> >> >
    > >> > (Assuming that .1 is DNS1 and .2 is DNS2)
    > >>
    > >>
    > >>What I get if I try nslookup ns1.domain.com 192.168.10.1 (using my IP's)
    > >
    > > is:
    > >
    > > What if you try various DNS servers? Several internal,
    > > and the ISP directly?
    > >
    > >
    > >>DNS request timed out.
    > >> timeout was 2 seconds.
    > >>Server: UnKnown
    > >>Address: 209.161.x.x
    > >
    > >
    > > IGNORE any initial error in NSlookup relating to not finding
    > >
    > >
    > >>DNS request timed out.
    > >> timeout was 2 seconds.
    > >>DNS request timed out.
    > >> timeout was 2 seconds.
    > >>
    > >
    > > IGNORE any initial error in NSlookup relating to not finding
    > >
    > >
    > >
    > >> > IGNORE any initial error in NSlookup relating to not finding
    > >> > the NAME of the DNS SERVER. All you care about is if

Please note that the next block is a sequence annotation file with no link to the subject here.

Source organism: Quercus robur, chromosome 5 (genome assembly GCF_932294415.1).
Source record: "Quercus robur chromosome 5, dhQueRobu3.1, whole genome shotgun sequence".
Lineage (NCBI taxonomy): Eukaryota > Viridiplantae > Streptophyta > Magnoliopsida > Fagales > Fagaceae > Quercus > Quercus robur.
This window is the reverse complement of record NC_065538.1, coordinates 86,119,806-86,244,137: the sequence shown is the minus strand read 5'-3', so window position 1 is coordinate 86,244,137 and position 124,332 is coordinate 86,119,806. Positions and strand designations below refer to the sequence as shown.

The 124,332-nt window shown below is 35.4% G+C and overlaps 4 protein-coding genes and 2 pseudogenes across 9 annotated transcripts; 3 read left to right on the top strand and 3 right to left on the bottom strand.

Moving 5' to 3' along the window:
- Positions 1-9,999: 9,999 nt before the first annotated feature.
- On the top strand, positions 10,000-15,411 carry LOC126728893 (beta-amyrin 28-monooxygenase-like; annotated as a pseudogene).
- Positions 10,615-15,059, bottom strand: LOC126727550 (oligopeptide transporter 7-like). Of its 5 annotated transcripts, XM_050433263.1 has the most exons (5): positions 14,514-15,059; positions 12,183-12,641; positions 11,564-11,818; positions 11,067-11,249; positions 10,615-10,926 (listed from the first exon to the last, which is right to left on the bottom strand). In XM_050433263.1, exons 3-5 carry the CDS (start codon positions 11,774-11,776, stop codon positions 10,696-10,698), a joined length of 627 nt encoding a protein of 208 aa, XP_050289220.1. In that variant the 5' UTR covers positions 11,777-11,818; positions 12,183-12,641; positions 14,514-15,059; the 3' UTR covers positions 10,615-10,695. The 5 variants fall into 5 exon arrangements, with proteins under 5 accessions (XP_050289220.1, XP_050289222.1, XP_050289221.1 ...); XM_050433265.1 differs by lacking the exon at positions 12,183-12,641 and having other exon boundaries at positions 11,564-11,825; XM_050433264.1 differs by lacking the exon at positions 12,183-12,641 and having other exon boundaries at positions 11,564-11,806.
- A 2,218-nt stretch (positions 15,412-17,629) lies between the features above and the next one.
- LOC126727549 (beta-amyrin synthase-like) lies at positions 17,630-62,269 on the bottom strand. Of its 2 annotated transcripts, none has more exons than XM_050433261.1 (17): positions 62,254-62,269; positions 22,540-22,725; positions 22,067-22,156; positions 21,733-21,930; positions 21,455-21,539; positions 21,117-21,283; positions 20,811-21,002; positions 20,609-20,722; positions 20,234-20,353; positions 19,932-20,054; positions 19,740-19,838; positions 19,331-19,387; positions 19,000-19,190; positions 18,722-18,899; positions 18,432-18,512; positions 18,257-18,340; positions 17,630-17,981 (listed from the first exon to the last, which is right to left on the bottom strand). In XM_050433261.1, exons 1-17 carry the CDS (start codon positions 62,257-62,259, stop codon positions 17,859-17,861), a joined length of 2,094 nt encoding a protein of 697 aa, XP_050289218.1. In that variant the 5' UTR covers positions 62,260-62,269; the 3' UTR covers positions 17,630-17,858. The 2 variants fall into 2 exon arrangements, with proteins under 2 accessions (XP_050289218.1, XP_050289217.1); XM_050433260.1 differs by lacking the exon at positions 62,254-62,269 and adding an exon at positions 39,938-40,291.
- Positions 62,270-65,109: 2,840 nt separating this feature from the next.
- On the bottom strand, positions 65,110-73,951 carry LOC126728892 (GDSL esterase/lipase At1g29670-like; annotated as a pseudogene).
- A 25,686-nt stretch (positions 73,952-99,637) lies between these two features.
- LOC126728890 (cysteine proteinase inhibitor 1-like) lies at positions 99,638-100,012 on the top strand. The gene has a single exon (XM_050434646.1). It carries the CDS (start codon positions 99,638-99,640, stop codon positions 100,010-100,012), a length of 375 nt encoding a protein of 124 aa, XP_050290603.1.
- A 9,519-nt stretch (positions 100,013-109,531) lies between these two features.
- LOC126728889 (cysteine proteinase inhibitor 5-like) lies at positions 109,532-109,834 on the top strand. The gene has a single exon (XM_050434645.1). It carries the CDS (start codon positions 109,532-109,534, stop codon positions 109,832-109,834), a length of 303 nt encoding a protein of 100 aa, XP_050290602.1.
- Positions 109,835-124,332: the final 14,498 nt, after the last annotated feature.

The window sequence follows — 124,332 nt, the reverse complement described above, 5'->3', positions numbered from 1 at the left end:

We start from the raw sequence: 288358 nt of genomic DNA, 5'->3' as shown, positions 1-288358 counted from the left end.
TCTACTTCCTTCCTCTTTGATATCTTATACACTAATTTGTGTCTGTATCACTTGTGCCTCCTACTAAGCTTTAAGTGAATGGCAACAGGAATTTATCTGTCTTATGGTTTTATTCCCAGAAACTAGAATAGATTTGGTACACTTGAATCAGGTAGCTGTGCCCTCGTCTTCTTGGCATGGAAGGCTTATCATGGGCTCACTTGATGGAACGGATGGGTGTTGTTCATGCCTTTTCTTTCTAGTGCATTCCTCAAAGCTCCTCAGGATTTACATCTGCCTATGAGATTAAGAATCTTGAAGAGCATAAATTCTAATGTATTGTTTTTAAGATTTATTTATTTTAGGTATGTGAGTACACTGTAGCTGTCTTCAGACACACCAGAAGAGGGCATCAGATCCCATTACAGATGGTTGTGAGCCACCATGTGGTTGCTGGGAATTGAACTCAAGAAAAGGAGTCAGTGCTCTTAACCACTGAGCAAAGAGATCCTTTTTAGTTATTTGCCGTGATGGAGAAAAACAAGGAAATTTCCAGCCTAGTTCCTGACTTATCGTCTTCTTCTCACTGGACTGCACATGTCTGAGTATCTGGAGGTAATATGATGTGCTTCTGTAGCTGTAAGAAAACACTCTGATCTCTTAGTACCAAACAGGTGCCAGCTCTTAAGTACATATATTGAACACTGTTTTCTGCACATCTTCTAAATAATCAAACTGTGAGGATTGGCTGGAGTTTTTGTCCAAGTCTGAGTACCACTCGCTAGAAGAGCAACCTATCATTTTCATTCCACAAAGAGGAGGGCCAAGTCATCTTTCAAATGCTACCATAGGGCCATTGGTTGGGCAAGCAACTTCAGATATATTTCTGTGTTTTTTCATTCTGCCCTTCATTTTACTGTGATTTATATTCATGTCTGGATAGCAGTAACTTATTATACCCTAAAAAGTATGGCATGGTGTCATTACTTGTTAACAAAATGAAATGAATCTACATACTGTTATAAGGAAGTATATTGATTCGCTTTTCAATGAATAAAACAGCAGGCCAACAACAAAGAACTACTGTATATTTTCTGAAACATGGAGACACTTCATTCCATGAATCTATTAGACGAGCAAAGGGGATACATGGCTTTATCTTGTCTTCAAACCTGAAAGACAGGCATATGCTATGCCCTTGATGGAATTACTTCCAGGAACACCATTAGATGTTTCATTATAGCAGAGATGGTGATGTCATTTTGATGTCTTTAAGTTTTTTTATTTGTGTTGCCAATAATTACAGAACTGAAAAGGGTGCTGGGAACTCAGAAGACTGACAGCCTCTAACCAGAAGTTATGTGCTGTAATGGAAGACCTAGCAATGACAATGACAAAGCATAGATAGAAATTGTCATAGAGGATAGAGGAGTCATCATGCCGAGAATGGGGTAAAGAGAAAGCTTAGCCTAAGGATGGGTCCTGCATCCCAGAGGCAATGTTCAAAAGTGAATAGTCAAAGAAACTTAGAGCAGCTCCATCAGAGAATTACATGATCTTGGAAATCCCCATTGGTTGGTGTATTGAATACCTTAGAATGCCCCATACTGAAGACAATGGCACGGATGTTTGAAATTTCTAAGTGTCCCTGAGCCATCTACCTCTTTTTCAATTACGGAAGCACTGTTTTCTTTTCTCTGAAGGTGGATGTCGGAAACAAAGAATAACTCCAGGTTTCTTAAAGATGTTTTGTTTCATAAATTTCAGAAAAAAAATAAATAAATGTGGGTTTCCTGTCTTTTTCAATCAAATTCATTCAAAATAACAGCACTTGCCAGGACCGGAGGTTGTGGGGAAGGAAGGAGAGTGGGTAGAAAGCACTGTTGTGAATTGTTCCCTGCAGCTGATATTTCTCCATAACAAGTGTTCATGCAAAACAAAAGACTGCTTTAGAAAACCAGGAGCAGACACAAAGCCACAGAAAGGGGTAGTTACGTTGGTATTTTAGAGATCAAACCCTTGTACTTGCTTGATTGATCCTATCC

> >> > the actual question you ask gets answered.
    > >
    > >
    > > What we care about is does it go on and RESOLVE.
    >
    > I may be having problems from within a corporate firewall, and other
    > systems, because it never resolves.
    >
    > >
    > >
    > >
    > >> >
    > >> > DNS for AD
    > >> > 1) Dynamic for the zone supporting AD
    > >> > 2) All internal DNS clients NIC\IP properties must specify SOLELY
    > >> > that internal, dynamic DNS server (set.)
    > >> > 3) DCs and even DNS servers are DNS clients too -- see #2
    > >> >
    > >> > Restart NetLogon on any DC if you change any of the above that
    > >> > affects a DC and/or use: